Holden engineering group manager for energy mass and drive quality, Jeremy Tassone, confessed that the company has previously “chased low CO2
outputs” at the expense of driveability, particularly with the 3.0-litre V6 VE Commodore.
Although Tassone confirmed that the VF Commodore would continue with 3.0- and 3.6-litre V6 engines, the six-speed automatic transmission they mate with will be comprehensively overhauled. He says Holden is aware the current automatic doesn’t suit the engine’s torque characteristics – the 290Nm 3.0-litre pushing the 1690kg VE Omega hands it an inferior torque-to-weight ratio than the 3.0-litre VL Executive from 1986.
Where the outgoing automatic transmission, in its regular drive mode, assumes the tallest gear possible when the throttle is lifted, the new automatic will feature new intuition and what Holden calls Performance Mode Lift Foot (PMLF).
New sensors detect if the Commodore is travelling uphill, and will pick up lower gears earlier and hold onto them longer, to prevent the driver from needing to use more throttle. By holding onto gears, it keeps the engine in the thick of its power and torque band, and reduces the amount of transmission ‘hunting’ – by Holden’s own admission, a problem with the outgoing VE Commodore.
Tassone says using this ‘hold’ approach to transmission shifting often results in inferior official ADR combined consumption figures, but significantly better real-world driveability and economy.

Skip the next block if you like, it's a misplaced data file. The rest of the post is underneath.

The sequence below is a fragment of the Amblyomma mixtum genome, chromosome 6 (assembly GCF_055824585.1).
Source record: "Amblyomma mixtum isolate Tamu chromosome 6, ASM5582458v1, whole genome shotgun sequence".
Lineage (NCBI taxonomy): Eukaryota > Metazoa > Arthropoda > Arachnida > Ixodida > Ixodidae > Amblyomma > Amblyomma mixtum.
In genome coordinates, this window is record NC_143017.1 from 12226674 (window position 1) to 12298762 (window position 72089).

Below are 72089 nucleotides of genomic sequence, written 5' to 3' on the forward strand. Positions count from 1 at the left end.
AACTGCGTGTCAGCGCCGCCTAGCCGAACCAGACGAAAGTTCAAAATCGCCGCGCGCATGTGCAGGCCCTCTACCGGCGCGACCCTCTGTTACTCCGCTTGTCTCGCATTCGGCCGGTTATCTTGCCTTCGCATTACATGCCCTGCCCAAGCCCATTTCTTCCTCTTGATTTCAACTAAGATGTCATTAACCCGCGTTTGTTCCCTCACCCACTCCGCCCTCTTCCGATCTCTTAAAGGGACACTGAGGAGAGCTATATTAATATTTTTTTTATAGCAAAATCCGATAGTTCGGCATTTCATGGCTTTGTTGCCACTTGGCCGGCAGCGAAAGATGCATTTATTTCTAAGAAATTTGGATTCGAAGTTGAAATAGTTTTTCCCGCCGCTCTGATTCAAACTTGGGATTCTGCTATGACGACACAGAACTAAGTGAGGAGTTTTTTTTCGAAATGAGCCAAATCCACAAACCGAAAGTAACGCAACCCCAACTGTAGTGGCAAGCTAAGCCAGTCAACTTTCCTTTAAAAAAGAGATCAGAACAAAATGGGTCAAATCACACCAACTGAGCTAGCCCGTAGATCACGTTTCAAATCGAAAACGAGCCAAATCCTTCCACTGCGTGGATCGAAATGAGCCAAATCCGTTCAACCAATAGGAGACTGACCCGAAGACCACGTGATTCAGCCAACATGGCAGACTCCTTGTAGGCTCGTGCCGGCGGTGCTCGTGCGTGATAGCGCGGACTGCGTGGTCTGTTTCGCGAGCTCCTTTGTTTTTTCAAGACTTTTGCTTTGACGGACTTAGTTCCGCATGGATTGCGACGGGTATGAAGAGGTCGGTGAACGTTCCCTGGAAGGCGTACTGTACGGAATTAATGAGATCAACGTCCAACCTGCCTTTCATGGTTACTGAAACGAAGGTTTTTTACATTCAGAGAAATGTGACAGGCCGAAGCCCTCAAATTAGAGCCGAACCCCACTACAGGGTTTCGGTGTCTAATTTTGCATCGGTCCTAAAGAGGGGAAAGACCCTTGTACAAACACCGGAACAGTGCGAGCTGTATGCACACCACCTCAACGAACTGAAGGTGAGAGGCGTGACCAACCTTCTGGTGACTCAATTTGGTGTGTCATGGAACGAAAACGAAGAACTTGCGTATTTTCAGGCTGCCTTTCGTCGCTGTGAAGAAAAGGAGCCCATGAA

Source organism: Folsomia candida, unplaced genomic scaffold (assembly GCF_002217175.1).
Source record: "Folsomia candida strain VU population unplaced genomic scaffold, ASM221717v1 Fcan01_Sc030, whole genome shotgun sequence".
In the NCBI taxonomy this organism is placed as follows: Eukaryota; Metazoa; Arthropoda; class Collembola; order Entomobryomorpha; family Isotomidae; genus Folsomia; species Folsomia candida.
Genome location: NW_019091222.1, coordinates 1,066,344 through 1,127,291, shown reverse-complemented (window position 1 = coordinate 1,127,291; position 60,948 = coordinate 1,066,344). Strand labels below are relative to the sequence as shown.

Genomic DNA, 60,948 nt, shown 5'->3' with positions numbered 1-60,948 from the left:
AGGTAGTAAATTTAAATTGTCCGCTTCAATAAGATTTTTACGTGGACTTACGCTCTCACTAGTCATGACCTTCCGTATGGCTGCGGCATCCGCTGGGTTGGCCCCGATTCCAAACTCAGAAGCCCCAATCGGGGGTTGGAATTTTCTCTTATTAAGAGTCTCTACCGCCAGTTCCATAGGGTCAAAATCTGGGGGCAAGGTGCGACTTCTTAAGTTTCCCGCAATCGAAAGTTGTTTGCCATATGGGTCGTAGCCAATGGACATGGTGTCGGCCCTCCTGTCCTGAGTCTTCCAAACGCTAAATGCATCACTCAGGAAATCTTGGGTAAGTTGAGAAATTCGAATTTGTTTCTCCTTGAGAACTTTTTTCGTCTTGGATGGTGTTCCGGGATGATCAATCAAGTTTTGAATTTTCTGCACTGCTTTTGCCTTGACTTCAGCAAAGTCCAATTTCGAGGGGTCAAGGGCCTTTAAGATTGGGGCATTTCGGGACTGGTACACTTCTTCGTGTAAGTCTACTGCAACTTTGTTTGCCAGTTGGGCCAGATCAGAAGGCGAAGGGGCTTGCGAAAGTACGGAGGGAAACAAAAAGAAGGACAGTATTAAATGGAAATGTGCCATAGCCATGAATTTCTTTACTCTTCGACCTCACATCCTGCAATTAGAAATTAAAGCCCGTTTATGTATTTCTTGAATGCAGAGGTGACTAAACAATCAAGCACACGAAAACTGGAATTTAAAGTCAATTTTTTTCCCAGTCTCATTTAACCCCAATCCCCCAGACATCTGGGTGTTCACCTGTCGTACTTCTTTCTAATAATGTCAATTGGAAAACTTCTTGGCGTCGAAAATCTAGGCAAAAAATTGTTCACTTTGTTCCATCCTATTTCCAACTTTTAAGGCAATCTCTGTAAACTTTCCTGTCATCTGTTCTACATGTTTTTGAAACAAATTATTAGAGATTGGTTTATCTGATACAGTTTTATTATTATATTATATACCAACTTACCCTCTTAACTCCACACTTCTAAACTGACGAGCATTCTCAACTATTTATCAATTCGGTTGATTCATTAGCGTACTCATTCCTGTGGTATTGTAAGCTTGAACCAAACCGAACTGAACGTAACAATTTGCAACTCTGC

“We’ve learned out lesson,” promises the engineer.
PMLF, which made its debut on the US-made Cadillac ATS, is incorporated into a new Sport mode for the VF Commodore, which will downshift automatically when braking for a corner, and hold onto lower gears when the throttle is lifted after powering out of a corner.
Sport mode, with PMLF, will be standard on all VF Commodore models, including the as-yet unnamed base model.
Holden has also faced tuning challenges with its electro-mechanical power steering system for the VF Commodore. It is the first time ever the Commodore will switch from using a motor-driven hydraulic power steering pump to a fuel-saving electric-assist system.
“We didn’t make the decision,” says specialist development engineer, Michael Barber. “We didn’t want electric steering…”
Barber says that it is impossible to emulate the steering ‘feel’ of the outgoing VE Commodore – a car renowned for its steering system – but promises that the electro-mechanical steering in the VF Commodore will be an excellent system.
“We’ve quickened the rack for a start,” confirmed Barber.
Along with a smaller-diameter steering wheel, a faster steering rack ratio means faster response to smaller inputs, and less turns between left- and right-lock, both intended to make the car feel more agile.
Barber says he learned the algorithms for tuning electro-mechanical steering while working for General Motors in the US in 2002. While tuning for weight, resistance and ‘feel’ is all down to software changes, he believes the electric motor hardware also needs to be up to the task of keeping up with fast changes of steering direction.
Electro-mechanical power steering is guaranteed to help reduce fuel consumption for the forthcoming Holden VF Commodore, which is also expected to be 50-70kg lighter than the outgoing model.
Read CarAdvice's comprehensive Holden VF Commodore coverage.